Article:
National Museum of Korea

I’m not an expert in Religion or History, but I found two subjects fascinating. Firstly, the Korean Maps of the 14th and 18th centuries were fascinating in terms of their symbolic abstraction and accuracy. I will probably write more about those maps in a later article, but today, I would like to write about a Buddhist painting that I found in the National Museum of Korea.

The National Museum of Korea was established in 1945 and is a major flagship for the history and art museum in South Korea. This place developed various research, archives, and education programs from historical human artefacts and artworks in Korea and Asia, including China, Japan, the South, and the Middle East, which shows a correlated history of Eastern culture and art.

the Buddhism collection evidence alteration and mutation through the cultural understanding of an idea, which shows how one major religion in human history has spread all over Asian culture. It might worth researching more how symbolic imageries and icons changed in different cultures and countries.

One giant painting in the National Museum was a large scroll painting, ‘Scroll Painting at Sin-Wonsa’, in 1664. This painting is almost 10m in height and 6.5 m in width for the purpose of hanging outside of a Buddhist temple called Sin-Wonsa to spread the speech of Buddhism. In the middle, Vairocana, with glorious and florid accessories, still seems to be in the practice of asceticism, showing the depiction of the Buddhist world with majestic lights and colours in the 17th century. Furthermore, each person surrounding Vairocana represents different Bodhisattva (saints) and pupils with iconic figures.

I can’t help but think of Christian paintings, which also have a circular figure that is the light around a saint or angel’s head with dazzling colours to connote how ‘saint’ this figure is. Although the Korean dictionary says this circle or nimbus might have started in the 1st century in Buddhism and the 2nd century for Jesus and angels because it has a long history, it is hard to figure out when or where this figure started and how it began to represent power or saintliness. (or maybe there is already an article about it) Further relation might be the size of the figures. As Vairocana is the most important figure in this painting, his or her size is bigger than the others, the size of the figure indicates the weight or importance than distance in a three-dimensional sense. Therefore, it also might be possible to think that it is a ‘closed-up’ figure in the cinematic sense.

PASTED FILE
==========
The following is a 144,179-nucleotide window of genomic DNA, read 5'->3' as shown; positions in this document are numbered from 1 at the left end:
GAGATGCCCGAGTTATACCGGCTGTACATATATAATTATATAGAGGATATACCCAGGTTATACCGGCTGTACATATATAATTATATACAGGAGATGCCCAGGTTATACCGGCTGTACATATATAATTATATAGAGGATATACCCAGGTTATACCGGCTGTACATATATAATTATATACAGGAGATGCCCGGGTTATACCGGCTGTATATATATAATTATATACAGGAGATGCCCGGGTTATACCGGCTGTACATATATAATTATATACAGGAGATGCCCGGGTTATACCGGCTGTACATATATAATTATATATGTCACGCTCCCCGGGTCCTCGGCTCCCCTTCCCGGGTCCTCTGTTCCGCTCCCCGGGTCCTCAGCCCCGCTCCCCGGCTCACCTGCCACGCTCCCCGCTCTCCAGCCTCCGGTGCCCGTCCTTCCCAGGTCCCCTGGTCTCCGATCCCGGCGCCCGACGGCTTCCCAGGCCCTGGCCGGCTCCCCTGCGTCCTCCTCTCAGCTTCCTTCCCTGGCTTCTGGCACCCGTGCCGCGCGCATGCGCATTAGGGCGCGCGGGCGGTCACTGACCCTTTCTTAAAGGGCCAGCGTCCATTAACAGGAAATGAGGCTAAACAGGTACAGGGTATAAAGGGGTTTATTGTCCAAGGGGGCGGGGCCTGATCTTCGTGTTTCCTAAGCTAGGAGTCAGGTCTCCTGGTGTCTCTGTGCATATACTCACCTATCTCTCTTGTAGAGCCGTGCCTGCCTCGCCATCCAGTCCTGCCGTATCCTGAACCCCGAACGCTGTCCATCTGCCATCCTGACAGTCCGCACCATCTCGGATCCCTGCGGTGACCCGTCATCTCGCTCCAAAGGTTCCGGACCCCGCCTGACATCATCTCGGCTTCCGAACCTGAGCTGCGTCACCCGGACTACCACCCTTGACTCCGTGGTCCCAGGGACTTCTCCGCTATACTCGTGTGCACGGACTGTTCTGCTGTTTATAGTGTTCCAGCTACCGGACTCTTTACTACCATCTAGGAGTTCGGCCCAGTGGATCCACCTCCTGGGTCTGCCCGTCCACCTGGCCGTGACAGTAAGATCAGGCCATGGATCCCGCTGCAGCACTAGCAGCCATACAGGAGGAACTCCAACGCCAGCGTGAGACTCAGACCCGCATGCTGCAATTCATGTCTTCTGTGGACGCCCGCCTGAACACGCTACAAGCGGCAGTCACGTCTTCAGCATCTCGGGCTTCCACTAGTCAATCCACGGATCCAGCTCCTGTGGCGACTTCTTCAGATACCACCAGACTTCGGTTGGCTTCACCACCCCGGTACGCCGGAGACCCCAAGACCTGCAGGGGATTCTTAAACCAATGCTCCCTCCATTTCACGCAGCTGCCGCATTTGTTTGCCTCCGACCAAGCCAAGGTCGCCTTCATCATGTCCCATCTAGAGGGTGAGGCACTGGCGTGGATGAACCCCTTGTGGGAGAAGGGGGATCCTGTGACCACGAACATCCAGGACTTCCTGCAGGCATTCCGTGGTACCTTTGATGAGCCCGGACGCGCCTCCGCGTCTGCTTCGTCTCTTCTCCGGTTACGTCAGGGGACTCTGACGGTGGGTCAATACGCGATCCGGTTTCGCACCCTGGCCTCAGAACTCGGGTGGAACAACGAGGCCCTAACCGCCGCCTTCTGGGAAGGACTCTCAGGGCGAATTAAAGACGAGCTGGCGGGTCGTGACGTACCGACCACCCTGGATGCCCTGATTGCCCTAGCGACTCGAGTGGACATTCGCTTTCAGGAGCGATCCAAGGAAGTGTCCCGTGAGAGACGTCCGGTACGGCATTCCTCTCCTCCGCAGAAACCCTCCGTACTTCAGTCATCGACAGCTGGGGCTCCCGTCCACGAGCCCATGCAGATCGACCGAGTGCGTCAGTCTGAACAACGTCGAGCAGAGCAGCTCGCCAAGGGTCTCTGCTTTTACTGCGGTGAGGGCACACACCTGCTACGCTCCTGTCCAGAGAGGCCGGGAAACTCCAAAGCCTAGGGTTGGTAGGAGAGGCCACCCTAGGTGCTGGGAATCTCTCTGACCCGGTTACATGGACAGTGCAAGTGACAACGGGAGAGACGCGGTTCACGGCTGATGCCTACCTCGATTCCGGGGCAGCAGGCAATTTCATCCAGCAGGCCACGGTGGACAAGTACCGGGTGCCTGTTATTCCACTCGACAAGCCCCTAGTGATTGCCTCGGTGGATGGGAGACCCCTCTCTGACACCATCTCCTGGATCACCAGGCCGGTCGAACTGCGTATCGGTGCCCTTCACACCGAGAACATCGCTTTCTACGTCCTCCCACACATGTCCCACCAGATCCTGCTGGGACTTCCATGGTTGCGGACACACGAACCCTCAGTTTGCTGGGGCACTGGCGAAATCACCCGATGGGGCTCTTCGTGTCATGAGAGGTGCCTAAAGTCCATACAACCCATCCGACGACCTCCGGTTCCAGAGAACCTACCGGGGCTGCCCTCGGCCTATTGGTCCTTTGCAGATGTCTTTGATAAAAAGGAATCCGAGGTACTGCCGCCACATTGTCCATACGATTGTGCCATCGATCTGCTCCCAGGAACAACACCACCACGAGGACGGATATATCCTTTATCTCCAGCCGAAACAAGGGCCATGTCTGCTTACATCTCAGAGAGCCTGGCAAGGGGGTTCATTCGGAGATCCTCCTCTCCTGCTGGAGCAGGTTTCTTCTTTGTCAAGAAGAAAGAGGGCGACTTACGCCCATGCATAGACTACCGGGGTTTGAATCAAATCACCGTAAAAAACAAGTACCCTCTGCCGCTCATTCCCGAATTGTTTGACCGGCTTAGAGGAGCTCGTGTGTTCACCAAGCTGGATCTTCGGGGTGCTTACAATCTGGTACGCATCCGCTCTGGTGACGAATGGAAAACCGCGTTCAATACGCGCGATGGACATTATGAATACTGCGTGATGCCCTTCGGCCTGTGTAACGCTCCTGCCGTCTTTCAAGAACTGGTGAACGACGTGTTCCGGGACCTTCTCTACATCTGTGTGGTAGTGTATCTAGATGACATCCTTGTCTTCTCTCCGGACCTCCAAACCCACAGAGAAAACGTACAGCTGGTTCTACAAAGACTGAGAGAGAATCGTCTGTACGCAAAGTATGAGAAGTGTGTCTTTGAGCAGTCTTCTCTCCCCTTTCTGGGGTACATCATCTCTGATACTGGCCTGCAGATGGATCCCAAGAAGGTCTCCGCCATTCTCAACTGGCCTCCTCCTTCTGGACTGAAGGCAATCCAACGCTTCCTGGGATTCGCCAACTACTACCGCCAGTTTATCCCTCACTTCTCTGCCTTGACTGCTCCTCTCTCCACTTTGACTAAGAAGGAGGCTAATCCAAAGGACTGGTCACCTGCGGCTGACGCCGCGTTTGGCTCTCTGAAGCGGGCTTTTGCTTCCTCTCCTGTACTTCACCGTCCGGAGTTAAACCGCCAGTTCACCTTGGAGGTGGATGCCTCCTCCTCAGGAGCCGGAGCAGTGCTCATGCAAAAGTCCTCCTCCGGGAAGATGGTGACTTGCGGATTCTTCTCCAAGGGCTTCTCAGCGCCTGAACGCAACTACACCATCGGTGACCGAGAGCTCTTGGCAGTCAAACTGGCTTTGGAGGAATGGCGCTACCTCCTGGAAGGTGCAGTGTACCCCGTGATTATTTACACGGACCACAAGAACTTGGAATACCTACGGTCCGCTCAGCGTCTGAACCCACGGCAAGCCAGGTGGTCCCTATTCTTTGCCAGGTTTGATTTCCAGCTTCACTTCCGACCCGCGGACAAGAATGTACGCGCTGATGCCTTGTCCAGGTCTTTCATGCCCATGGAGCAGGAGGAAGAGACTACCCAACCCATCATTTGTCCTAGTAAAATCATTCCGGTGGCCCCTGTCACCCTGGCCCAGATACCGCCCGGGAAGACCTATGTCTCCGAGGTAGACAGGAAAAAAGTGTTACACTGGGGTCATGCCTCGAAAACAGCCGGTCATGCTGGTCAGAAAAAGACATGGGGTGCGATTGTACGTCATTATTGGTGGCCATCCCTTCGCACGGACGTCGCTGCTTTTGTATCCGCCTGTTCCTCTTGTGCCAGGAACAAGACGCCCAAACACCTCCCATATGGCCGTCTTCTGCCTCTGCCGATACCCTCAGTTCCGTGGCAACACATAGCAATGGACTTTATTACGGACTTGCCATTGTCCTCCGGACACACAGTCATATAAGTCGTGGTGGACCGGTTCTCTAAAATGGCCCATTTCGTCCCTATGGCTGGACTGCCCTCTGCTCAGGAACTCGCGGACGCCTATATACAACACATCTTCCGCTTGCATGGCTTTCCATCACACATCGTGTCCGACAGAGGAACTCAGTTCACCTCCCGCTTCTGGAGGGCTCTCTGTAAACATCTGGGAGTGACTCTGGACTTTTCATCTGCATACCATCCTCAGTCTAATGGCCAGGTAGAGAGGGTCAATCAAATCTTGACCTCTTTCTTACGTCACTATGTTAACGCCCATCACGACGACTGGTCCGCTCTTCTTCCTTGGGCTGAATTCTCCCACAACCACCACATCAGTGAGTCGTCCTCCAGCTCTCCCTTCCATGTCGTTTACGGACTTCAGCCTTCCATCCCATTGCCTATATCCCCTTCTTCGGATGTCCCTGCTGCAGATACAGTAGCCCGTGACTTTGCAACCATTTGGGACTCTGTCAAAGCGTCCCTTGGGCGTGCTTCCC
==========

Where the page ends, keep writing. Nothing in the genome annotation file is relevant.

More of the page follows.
In Western, especially French, theories, the technique of ‘close up’ is related to facial expression, ‘[T]he close-up is the technical precondition for the art of facial expression and hence of the higher art of film in general.’ (Balazs, 2010, p. 37) Deleuze once wrote that close-up scenes cut up human faces on the screen and create a map of expression. Mary Ann Doane also recites Deleuze and notes

‘Gilles Deleuze, citing Béla Balázs, claims that “the close-up does not tear away its object from a set of which it would form part, of which it would be a part, but on the contrary it abstracts it from all spatio-temporal co-ordinates, that is to say it raises it to the state of Entity” (95–96). Of all the different types of shots, it is the close-up that is most fully associated with the screen as surface, with the annihilation of a sense of depth and its corresponding rules of perspectival realism. The image becomes, once more, an image rather than a threshold onto a world. Or rather, the world is reduced to this face, this object.’(Doane, 2003, p. 91)

Doane further cited Eisenstein, who stated that French, Russian, and English understandings of close-up differ through their varying nomenclature in different languages and terms of spatial qualities. For instance, ‘[i]n Russian and in French, the term for close-up denotes largeness or large scale (e.g., gros plan in French); while in English, it is nearness or proximity that is at stake.’ (Doane, 2003, p. 92) In this sense, the French understanding of cinematic close-ups is closely related to Buddhist paintings and their figural size in the scrolls.

I already uploaded her article in the previous post, but for more critical analysis about the close-up and the frame, Rosalind E. Krauss’s Close-up: Frame by Frame and Eisenstein’s and Deleuze’s close-up should be analysed, as well as the close-up in Ancient paintings.


Deleuze, Gilles. Cinema 1: The Movement-Image. Trans. Hugh Tomlinson and Barbara Habberjam. Minneapolis: University of Minnesota, 1986.
Doane, Mary Ann The Close-Up: Scale and Detail in the Cinema_. Differences, (2003) 14 (3): 89–111. doi: